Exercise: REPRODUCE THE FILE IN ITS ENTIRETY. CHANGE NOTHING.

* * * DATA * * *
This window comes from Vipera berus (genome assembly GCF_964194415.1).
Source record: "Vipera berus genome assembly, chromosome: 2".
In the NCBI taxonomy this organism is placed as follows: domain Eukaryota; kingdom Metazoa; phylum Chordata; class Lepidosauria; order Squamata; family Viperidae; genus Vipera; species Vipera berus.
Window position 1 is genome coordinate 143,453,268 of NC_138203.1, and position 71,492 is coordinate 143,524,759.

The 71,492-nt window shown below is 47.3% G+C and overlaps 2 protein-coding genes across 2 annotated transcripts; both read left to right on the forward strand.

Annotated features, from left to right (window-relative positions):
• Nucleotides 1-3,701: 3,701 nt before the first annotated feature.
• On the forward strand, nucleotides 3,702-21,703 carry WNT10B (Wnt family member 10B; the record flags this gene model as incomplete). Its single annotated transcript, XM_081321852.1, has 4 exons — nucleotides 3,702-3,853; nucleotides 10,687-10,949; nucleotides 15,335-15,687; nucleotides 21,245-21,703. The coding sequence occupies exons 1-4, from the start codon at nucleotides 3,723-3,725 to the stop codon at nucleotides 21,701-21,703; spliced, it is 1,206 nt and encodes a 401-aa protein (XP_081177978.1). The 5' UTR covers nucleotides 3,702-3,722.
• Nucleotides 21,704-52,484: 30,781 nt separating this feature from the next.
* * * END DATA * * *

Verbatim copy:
This window comes from Vipera berus (genome assembly GCF_964194415.1).
Source record: "Vipera berus genome assembly, chromosome: 2".
In the NCBI taxonomy this organism is placed as follows: domain Eukaryota; kingdom Metazoa; phylum Chordata; class Lepidosauria; order Squamata; family Viperidae; genus Vipera; species Vipera berus.
Window position 1 is genome coordinate 143,453,268 of NC_138203.1, and position 71,492 is coordinate 143,524,759.

The 71,492-nt window shown below is 47.3% G+C and overlaps 2 protein-coding genes across 2 annotated transcripts; both read left to right on the forward strand.

Annotated features, from left to right (window-relative positions):
• Nucleotides 1-3,701: 3,701 nt before the first annotated feature.
• On the forward strand, nucleotides 3,702-21,703 carry WNT10B (Wnt family member 10B; the record flags this gene model as incomplete). Its single annotated transcript, XM_081321852.1, has 4 exons — nucleotides 3,702-3,853; nucleotides 10,687-10,949; nucleotides 15,335-15,687; nucleotides 21,245-21,703. The coding sequence occupies exons 1-4, from the start codon at nucleotides 3,723-3,725 to the stop codon at nucleotides 21,701-21,703; spliced, it is 1,206 nt and encodes a 401-aa protein (XP_081177978.1). The 5' UTR covers nucleotides 3,702-3,722.
• Nucleotides 21,704-52,484: 30,781 nt separating this feature from the next.